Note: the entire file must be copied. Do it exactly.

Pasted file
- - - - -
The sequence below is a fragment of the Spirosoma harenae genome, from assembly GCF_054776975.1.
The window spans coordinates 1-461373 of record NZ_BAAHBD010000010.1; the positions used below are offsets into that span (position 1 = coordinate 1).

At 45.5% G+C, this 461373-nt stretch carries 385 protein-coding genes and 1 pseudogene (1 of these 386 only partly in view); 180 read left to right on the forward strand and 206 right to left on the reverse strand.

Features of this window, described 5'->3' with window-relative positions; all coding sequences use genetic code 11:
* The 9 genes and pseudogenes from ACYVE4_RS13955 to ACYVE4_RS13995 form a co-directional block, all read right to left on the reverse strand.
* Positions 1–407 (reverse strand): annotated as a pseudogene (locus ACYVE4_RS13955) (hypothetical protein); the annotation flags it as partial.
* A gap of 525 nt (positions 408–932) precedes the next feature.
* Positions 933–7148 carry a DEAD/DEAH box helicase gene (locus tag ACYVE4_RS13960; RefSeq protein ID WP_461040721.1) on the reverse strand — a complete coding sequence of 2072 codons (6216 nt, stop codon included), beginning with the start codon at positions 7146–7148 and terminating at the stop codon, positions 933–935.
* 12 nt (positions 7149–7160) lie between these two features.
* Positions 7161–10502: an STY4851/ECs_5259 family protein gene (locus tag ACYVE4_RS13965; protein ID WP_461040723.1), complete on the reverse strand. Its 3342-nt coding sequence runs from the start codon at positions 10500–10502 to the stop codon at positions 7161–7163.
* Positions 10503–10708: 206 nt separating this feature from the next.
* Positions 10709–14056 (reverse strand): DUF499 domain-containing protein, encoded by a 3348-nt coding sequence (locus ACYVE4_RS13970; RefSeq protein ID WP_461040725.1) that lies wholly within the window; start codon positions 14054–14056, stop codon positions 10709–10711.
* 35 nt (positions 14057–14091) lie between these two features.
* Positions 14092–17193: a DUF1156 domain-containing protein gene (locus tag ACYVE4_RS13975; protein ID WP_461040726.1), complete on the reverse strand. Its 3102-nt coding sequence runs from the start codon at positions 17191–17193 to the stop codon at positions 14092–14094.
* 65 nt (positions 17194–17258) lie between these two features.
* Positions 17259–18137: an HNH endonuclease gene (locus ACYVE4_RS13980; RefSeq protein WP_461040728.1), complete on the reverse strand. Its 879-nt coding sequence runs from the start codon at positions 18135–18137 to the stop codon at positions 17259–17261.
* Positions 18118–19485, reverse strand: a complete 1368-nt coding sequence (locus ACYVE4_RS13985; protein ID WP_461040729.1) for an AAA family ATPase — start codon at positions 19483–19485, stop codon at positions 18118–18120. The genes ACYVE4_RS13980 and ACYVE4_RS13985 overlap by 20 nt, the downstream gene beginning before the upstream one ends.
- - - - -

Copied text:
The sequence below is a fragment of the Spirosoma harenae genome, from assembly GCF_054776975.1.
The window spans coordinates 1-461373 of record NZ_BAAHBD010000010.1; the positions used below are offsets into that span (position 1 = coordinate 1).

At 45.5% G+C, this 461373-nt stretch carries 385 protein-coding genes and 1 pseudogene (1 of these 386 only partly in view); 180 read left to right on the forward strand and 206 right to left on the reverse strand.

Features of this window, described 5'->3' with window-relative positions; all coding sequences use genetic code 11:
* The 9 genes and pseudogenes from ACYVE4_RS13955 to ACYVE4_RS13995 form a co-directional block, all read right to left on the reverse strand.
* Positions 1–407 (reverse strand): annotated as a pseudogene (locus ACYVE4_RS13955) (hypothetical protein); the annotation flags it as partial.
* A gap of 525 nt (positions 408–932) precedes the next feature.
* Positions 933–7148 carry a DEAD/DEAH box helicase gene (locus tag ACYVE4_RS13960; RefSeq protein ID WP_461040721.1) on the reverse strand — a complete coding sequence of 2072 codons (6216 nt, stop codon included), beginning with the start codon at positions 7146–7148 and terminating at the stop codon, positions 933–935.
* 12 nt (positions 7149–7160) lie between these two features.
* Positions 7161–10502: an STY4851/ECs_5259 family protein gene (locus tag ACYVE4_RS13965; protein ID WP_461040723.1), complete on the reverse strand. Its 3342-nt coding sequence runs from the start codon at positions 10500–10502 to the stop codon at positions 7161–7163.
* Positions 10503–10708: 206 nt separating this feature from the next.
* Positions 10709–14056 (reverse strand): DUF499 domain-containing protein, encoded by a 3348-nt coding sequence (locus ACYVE4_RS13970; RefSeq protein ID WP_461040725.1) that lies wholly within the window; start codon positions 14054–14056, stop codon positions 10709–10711.
* 35 nt (positions 14057–14091) lie between these two features.
* Positions 14092–17193: a DUF1156 domain-containing protein gene (locus tag ACYVE4_RS13975; protein ID WP_461040726.1), complete on the reverse strand. Its 3102-nt coding sequence runs from the start codon at positions 17191–17193 to the stop codon at positions 14092–14094.
* 65 nt (positions 17194–17258) lie between these two features.
* Positions 17259–18137: an HNH endonuclease gene (locus ACYVE4_RS13980; RefSeq protein WP_461040728.1), complete on the reverse strand. Its 879-nt coding sequence runs from the start codon at positions 18135–18137 to the stop codon at positions 17259–17261.
* Positions 18118–19485, reverse strand: a complete 1368-nt coding sequence (locus ACYVE4_RS13985; protein ID WP_461040729.1) for an AAA family ATPase — start codon at positions 19483–19485, stop codon at positions 18118–18120. The genes ACYVE4_RS13980 and ACYVE4_RS13985 overlap by 20 nt, the downstream gene beginning before the upstream one ends.